Blog post about my experiences with Julia

Having many forms is valuable, but I’m a bit skeptical that you can make very clean divisions like this. Some love doing tutorials to the end before starting, others only learn by trying to solve a real problem, often without yet knowing the tools properly. (Or having forgotten half the maths they should probably know.)

Better links to resources other than the manual seems great, as suggested above. But each probably does have to aim at several purposes.

Likewise, I think quick documentation available at the REPL is very valuable. Especially with examples illustrating quirks / alternatives / related features. This seems like the easy place for incremental improvements. No need for everyone to agree a grand plan, anyone can just pick some functions and start.

For the existing docstring structure, the obvious candidate is UnicodePlots. Someone could try a few and see how they look, then make a PR to discuss.

Including plots as SVG or something would be a bigger change, as these probably couldn’t be shown at the REP. At present the website always (I think) has the same documentation for a function as the REPL help.


This is an idea I was hoping we’d get to. If the experts on this forum cannot figure out the right package to use to plot a sine wave, how can beginners figure it out? Why force the beginner to make choices they don’t understand, before they ever even make their first plot?


It’s not that “the experts can’t figure it out”, it’s that all of those generally do the same thing, with a different “flavor” of code. Which package people choose is a matter of taste. Endorsing any of those interfaces/packages by including it in a language-level reference/tutorial/documentation that is not only about plotting is an arbitrary choice that could be just as well served by any other. Matlab doesn’t have this problem because Matlab comes with plotting included, which julia does not.

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This doesn’t instill much confidence in the Julia language. If the fear is that some future change in Plots.jl might eventually cause an error in a simple example, what does that mean for my code, which is likely to be much more complex than plotting a sine wave? Must I live in perpetual fear that any day I wake up might be the last day my code ever works?

Being afraid to “endorse” any particular plotting package may feel like a safe approach, but really what’s happening is we’re passing that fear onto the user, and making it their responsibility to deal with.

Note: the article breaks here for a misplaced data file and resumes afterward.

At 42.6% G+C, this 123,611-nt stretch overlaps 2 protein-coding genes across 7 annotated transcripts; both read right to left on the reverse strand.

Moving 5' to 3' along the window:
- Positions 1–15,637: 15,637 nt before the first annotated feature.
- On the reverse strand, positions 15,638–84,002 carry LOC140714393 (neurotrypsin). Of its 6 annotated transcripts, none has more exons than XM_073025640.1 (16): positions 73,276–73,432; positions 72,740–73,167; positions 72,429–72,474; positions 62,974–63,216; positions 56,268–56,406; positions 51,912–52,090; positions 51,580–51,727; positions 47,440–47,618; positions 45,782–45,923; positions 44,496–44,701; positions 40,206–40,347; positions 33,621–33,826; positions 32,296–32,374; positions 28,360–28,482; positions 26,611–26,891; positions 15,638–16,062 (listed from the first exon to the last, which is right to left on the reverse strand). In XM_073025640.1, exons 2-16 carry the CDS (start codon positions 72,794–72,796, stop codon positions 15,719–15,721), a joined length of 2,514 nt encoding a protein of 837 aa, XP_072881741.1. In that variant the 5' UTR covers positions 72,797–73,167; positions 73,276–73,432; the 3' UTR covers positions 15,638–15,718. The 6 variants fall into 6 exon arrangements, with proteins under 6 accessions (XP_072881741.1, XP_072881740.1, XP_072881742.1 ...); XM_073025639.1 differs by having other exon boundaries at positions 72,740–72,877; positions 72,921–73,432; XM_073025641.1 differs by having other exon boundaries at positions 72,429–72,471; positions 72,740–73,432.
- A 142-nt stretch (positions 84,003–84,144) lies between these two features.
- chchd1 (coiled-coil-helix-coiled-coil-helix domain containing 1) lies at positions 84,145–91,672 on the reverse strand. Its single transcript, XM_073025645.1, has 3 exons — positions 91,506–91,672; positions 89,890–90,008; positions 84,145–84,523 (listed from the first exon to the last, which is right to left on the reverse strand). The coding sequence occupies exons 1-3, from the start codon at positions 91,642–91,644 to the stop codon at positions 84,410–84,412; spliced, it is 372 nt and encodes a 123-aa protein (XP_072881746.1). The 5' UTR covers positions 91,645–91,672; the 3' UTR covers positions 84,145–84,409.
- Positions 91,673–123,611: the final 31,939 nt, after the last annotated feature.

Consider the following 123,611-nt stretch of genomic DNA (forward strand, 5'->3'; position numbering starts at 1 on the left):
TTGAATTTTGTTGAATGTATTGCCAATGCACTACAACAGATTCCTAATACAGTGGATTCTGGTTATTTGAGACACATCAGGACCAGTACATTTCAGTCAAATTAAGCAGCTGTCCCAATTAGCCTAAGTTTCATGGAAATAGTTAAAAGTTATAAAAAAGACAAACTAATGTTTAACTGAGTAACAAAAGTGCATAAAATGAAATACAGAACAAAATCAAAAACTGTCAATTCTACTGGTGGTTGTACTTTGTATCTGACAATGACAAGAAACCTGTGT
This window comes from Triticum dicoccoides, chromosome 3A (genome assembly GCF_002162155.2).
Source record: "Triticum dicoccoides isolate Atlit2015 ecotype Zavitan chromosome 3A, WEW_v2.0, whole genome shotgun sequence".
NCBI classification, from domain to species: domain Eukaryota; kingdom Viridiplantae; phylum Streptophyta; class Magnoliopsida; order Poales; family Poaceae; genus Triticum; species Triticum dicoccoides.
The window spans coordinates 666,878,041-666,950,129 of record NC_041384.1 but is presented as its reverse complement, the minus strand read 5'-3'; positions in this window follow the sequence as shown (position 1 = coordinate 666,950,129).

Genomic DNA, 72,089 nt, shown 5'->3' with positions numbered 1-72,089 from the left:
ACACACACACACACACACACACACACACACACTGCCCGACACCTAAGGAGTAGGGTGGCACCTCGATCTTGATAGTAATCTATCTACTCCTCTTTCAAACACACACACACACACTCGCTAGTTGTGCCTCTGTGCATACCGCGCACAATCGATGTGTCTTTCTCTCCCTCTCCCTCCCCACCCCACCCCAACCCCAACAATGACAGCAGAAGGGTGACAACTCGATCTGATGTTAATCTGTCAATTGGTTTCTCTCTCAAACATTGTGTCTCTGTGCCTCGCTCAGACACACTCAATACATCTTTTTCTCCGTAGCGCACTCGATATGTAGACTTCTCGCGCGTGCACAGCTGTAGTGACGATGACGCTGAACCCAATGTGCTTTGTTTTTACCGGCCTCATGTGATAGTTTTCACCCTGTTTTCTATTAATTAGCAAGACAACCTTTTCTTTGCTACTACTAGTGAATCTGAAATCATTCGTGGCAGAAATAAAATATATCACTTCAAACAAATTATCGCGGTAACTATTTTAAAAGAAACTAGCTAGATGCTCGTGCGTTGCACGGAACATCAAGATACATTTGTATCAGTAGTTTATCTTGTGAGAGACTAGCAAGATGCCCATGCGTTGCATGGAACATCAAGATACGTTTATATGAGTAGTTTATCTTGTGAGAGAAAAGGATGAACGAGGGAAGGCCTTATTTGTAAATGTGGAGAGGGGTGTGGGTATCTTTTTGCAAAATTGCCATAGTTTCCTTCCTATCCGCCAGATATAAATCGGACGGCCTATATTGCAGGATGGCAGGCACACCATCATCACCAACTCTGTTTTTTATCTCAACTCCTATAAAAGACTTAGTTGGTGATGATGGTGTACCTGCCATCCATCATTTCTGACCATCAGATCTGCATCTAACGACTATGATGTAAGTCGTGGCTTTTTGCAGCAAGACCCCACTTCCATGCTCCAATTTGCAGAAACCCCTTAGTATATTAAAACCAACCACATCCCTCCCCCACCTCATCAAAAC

I see the question pop up every now and then why there’s not just a single plotting package in Julia, because Matlab fares well with that model. The reason is that Matlab is a language plus GUI product with inbuilt plotting, Julia is just a general purpose language, so any GUI / plotting functionality must be added by packages. Why not pick one “best” package and be done with it? I have spent a lot of time on Makie and I think one can make pretty good plots with it. It has advantages over other plotting solutions, but also disadvantages. Some of those can be solved with time and effort and some are just design choices. So while I would obviously be devastated if people said “Forget Makie, Plots is the only sanctioned plotting tool now”, it also doesn’t make any sense to say “Forget Plots, only Makie” because Makie cannot serve every user’s needs all at once.

Being afraid to “endorse” any particular plotting package may feel like a safe approach, but really what’s happening is we’re passing that fear onto the user, and making it their responsibility to deal with.

Who should endorse a package like that? The core contributor team? Not all of them even do plotting, how could they make a choice like that. Julia is not a company that needs to focus its product line, its a collaborative open-source effort of hundreds or thousands of people. So figuring out the “right” packages can only happen over time, not with top-down decisions. Of course that can make it harder to compete with commercial / company-driven solutions like Matlab or RStudio/ggplot, but that can’t be avoided I’m afraid.


I think the focus now is too much on plotting. I don’t think there need to be any plots in the documentation at all. Note that very few functions actually make sense to plot. (How would you plot searchsorted(x) or threadid()?) If a user wants to find out how to plot a sine function they probably will Google “plotting in Julia” and find everything they need. I don’t think a user will look at the documentation of the sine function to find out how to plot it (at least I wouldn’t).

I do agree that it would be very beneficial for new users to have the documentation separated in a tutorial and a reference section. The reference would essentially be the current docs, describing formally every function and feature of the language. The tutorial would contain a much less technical description of common code patterns with lots of examples. The Python documentation makes this distinction very clearly.